Spaceflight Insider

Fact checking SpaceX statements on Falcon 9

Several statements have been made by SpaceX about the Falcon 9 launch vehicle - but how accurate are they? Photo Credit: Jason Rhian / SpaceFlight Insider

CAPE CANAVERAL, Fla – Everyone wants to promote their brand, to highlight the good work done by the organization they represent. However, when one is talking about spaceflight? It is vital that one acknowledges the accomplishments of the past. SpaceX’s CEO and Founder, Elon Musk made some statements recently, that, upon reflection have caught the attention of SpaceFlight Insider’s “fact-checker.”

The Falcon 9 v1.1 which carried out the SpaceX-3 mission did carry out a successful soft landing - but it was not the first or even second rocket to do so. Photo Credit: Jason Rhian / SpaceFlight Insider

The Falcon 9 v1.1 which carried out the SpaceX-3 mission did carry out a successful soft landing – but it was not the first or even second rocket to do so. Photo Credit: Jason Rhian / SpaceFlight Insider

There can be no arguing that Space Exploration Technologies (SpaceX) has made incredible progress in making its Falcon 9 launch vehicle one of the most versatile and reliable launch vehicles currently in production. Recently, the rocket even conducted a safe landing in the Atlantic Ocean. But is this capability new or revolutionary? During a press conference held on April 25 at a meeting of the National Press Club Musk stated the following:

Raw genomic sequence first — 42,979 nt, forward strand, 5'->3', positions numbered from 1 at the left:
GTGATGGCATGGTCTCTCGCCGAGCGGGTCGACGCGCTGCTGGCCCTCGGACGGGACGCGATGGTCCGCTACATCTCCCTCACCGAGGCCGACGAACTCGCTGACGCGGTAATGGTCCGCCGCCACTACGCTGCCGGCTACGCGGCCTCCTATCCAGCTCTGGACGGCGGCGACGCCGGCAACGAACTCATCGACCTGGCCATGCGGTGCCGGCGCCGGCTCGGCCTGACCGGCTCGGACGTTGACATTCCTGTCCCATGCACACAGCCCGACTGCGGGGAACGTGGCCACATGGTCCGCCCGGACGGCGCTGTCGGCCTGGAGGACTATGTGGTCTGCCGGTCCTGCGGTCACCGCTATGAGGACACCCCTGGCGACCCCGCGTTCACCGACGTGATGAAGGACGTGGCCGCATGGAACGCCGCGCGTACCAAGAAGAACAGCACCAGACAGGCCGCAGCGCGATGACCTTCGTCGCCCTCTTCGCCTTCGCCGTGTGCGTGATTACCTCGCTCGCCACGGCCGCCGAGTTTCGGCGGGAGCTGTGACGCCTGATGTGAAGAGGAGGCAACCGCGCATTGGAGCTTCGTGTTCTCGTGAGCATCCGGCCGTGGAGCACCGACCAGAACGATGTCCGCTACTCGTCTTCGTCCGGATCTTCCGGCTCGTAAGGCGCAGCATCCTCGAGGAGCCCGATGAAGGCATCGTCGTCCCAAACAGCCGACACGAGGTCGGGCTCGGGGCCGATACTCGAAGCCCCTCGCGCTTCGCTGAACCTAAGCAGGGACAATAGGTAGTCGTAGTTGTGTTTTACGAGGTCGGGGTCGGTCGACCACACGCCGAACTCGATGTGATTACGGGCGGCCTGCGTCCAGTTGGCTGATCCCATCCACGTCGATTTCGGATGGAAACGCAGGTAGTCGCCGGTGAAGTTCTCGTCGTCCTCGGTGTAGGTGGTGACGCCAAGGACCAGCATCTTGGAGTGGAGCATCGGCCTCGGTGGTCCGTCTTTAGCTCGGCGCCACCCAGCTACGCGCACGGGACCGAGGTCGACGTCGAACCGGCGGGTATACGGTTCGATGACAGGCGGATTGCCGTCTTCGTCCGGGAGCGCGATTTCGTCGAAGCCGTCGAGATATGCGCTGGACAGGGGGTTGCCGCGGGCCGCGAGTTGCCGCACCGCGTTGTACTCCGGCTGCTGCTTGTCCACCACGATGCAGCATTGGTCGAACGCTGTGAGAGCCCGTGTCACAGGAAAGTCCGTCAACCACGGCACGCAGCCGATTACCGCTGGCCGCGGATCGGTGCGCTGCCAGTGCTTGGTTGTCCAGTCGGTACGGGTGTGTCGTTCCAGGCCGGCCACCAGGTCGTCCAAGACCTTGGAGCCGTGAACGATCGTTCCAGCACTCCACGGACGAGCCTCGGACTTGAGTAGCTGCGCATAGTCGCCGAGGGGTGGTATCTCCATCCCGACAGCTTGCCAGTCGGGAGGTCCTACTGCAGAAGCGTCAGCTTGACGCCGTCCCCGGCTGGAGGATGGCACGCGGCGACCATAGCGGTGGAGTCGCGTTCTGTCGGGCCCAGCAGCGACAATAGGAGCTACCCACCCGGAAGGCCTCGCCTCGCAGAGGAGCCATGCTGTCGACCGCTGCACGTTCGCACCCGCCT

“It’s a really huge milestone for SpaceX and certainly for the space industry. No one has ever soft-landed a liquid rocket boost stage before.”

While it is true that SpaceX’s Grasshopper as well as a modified version of the company’s Falcon 9 (dubbed the Falcon 9-R) first stage have demonstrated the ability to hover in midair -neither they, nor the first stage which carried out a soft landing in the Atlantic after delivering the Dragon spacecraft to orbit on SpaceX-3 – were the first to do. In fact, they were not even second.